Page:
Panorama

Figure 1. Earth with orbit trails along the ecliptic plane.1


Panorama

Figure 2. Outer solar system with orbit trails and scale grid.1


Panorama

Figure 3. Earth with Milky Way visible along galactic plane.1


Panorama

Figure 4. Outer solar system with contellation art.1


Panorama

Figure 5. Saturn and ring system.1


Panorama

Figure 6. Earth horizon.1

I limited the above panoramas to an aspect ratio of 4.5:1, however it is of course possible to stitch much wider images, such as Figure 7, which has an aspect ratio of 6.75:1 and a field-of-view of virtually 360°.


Panorama

Figure 7. Constellations around the equator.1

1 Background filter generated from image credit Nick Risinger, skysurvey.org

Scale

By
Dave
Project
Published
28 May 2012 11:22
Last Modified
13 Jan 2013 17:47

One of the difficulties when judging distances in the solar system, other than that they are very large, is that the solar system is mostly empty space. Orbit lines only give a hint of motion and indicative scale.

I've added some planar grids to the ecliptic to try to help visualise distances at logarithmic scales starting at 1AU, with each grid fading out as the next fades in. Grids can be circular, square, or hexagonal. Circular grids are useful to visualise orbit eccentricity, perihelion and aphelion. Square grids are useful to disambiguate from orbit lines.

Scale grid

Figure 1. Circular scale grid.1

Scale grid

Figure 2. Square scale grid.1

Scale grid

Figure 1. Hexagonal scale grid.1

I've yet to find a compelling use for hexagonal grids, however they appear to be useful for Klingon tactical displays.

Additional screenshots are in the gallery.

1 Background filter generated from image credit Nick Risinger, skysurvey.org

Constellations Part 2

By
Dave
Project
Published
20 May 2012 23:45
Last Modified
22 May 2012 19:37

In part 1 I discussed adding support for drawing constellations, boundaries and asterisms, along with their names.

I've now added support for constellation art. Rather than loading individual images for each constellation shown in the camera view, I opted instead to use the same rendering approach as for background filters, which gives on-demand loading at the appropriate level-of-detail. A screenshot is shown below in Figure 1.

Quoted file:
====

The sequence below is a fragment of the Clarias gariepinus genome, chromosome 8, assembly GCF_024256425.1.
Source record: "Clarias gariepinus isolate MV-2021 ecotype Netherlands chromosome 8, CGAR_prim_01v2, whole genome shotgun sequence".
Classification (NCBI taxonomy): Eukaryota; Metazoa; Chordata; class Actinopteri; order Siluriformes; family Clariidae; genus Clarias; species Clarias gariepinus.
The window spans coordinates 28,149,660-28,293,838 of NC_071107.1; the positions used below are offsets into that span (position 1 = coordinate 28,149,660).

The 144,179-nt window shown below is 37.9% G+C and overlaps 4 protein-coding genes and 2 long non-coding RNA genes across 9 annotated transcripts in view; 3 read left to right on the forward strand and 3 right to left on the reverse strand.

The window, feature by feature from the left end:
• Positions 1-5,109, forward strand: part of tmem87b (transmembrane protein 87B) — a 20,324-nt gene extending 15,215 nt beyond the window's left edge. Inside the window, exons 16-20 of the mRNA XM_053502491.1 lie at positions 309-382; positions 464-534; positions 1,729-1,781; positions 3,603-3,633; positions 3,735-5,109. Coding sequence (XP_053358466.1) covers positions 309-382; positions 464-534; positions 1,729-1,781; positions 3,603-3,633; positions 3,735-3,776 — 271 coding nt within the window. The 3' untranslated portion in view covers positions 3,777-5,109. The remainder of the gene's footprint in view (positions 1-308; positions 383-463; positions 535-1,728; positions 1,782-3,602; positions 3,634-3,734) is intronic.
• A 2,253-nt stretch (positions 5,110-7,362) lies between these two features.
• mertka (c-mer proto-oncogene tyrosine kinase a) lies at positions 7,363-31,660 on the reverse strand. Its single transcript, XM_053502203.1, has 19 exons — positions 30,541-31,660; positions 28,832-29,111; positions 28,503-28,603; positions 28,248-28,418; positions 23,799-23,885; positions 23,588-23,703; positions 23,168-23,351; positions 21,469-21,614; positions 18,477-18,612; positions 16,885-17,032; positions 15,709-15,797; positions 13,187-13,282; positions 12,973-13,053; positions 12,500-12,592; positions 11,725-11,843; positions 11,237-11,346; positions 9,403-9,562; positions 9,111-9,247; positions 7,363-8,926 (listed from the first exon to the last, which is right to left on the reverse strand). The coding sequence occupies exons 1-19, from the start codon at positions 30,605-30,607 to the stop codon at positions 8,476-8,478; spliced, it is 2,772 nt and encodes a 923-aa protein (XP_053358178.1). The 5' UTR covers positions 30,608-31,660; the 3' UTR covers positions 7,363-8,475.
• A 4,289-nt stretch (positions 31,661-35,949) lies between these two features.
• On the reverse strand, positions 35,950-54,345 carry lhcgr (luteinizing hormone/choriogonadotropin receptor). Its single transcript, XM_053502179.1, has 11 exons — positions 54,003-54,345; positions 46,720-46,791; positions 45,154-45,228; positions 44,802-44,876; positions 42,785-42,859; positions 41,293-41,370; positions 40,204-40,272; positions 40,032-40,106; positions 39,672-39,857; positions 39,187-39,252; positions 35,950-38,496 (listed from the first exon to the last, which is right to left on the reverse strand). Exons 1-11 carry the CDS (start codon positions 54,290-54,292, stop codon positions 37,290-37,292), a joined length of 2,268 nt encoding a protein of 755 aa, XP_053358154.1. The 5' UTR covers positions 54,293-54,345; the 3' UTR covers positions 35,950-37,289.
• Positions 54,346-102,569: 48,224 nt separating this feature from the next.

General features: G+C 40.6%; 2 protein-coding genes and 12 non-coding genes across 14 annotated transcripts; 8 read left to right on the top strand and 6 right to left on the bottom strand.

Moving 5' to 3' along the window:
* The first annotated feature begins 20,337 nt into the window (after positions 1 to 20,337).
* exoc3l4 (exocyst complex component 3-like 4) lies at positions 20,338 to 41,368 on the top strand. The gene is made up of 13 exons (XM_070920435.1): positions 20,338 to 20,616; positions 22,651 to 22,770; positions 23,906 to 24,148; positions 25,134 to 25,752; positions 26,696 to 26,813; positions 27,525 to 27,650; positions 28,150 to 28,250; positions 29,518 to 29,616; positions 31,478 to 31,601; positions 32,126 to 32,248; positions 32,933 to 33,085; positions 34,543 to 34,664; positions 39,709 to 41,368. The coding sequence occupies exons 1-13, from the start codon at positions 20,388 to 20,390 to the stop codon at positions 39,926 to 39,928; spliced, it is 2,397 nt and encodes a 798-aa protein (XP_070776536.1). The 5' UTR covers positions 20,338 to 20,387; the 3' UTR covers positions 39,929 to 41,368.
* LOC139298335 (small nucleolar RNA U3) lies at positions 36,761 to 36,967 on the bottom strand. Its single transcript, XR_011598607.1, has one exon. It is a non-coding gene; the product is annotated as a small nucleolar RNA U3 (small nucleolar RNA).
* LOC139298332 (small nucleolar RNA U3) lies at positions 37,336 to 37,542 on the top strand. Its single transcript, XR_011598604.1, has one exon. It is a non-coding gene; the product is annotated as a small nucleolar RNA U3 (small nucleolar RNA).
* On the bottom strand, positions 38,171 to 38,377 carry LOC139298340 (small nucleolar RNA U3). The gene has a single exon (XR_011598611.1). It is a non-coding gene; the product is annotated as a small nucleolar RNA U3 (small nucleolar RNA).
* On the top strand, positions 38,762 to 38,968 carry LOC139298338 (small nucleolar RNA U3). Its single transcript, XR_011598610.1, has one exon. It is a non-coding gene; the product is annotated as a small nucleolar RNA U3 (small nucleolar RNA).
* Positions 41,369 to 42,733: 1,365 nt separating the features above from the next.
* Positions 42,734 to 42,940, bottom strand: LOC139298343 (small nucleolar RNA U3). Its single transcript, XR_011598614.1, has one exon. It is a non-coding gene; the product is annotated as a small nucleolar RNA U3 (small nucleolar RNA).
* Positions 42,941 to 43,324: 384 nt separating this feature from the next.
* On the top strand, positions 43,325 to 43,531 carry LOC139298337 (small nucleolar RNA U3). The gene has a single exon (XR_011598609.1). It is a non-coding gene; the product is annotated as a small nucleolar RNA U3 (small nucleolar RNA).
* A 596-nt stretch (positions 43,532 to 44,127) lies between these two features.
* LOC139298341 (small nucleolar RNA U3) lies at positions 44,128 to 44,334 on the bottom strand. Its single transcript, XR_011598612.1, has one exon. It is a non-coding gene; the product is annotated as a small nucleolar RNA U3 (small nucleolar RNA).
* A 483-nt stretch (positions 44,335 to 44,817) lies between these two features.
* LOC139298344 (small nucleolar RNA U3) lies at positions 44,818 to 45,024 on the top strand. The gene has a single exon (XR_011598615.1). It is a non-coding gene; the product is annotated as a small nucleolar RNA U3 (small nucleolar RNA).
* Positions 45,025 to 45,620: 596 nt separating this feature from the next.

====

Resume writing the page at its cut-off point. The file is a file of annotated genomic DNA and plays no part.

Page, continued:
Constellation Art

Figure 1. Constellation art. The field-of-view is 70°.

The Space Telescope Science Institiute worked with the U.S. Naval Observatory's Library to scan and painstakingly re-touch a set of beautiful engravings from the 17th century Firmamentum Sobiescianum sive Uranographia star atlas by Johannes Hevelius1. In order to use these images, I first needed to align them with the background stars, then re-project them to a suitable format. I opted for an equirectangular projection. Whilst there is almost certainly a choice of tools available for the job, I thought it would be fun to write my own. The result of applying it to Figure 2 is shown in Figure 3 below.


Ursa Major

Figure 2. Engraving of Ursa Major, "Firmamentum Sobiescianum sive Uranographia", Johannes Hevelius, 16901, positioned appropriately over an spherical, equatorial grid of right-ascension and declination.


Ursa Major

Figure 3. Equirectangular, planar re-projection of Figure 2, resulting in vertical and horizontal lines of right-ascension and declination respectively.

The app will ship with low-res versions of the art, with higher-resolution versions available as an extra. It is, of course possible to use alternative art using the same extensibility model.

1 Image credit the U.S. Naval Observatory and the Space Telescope Science Institute.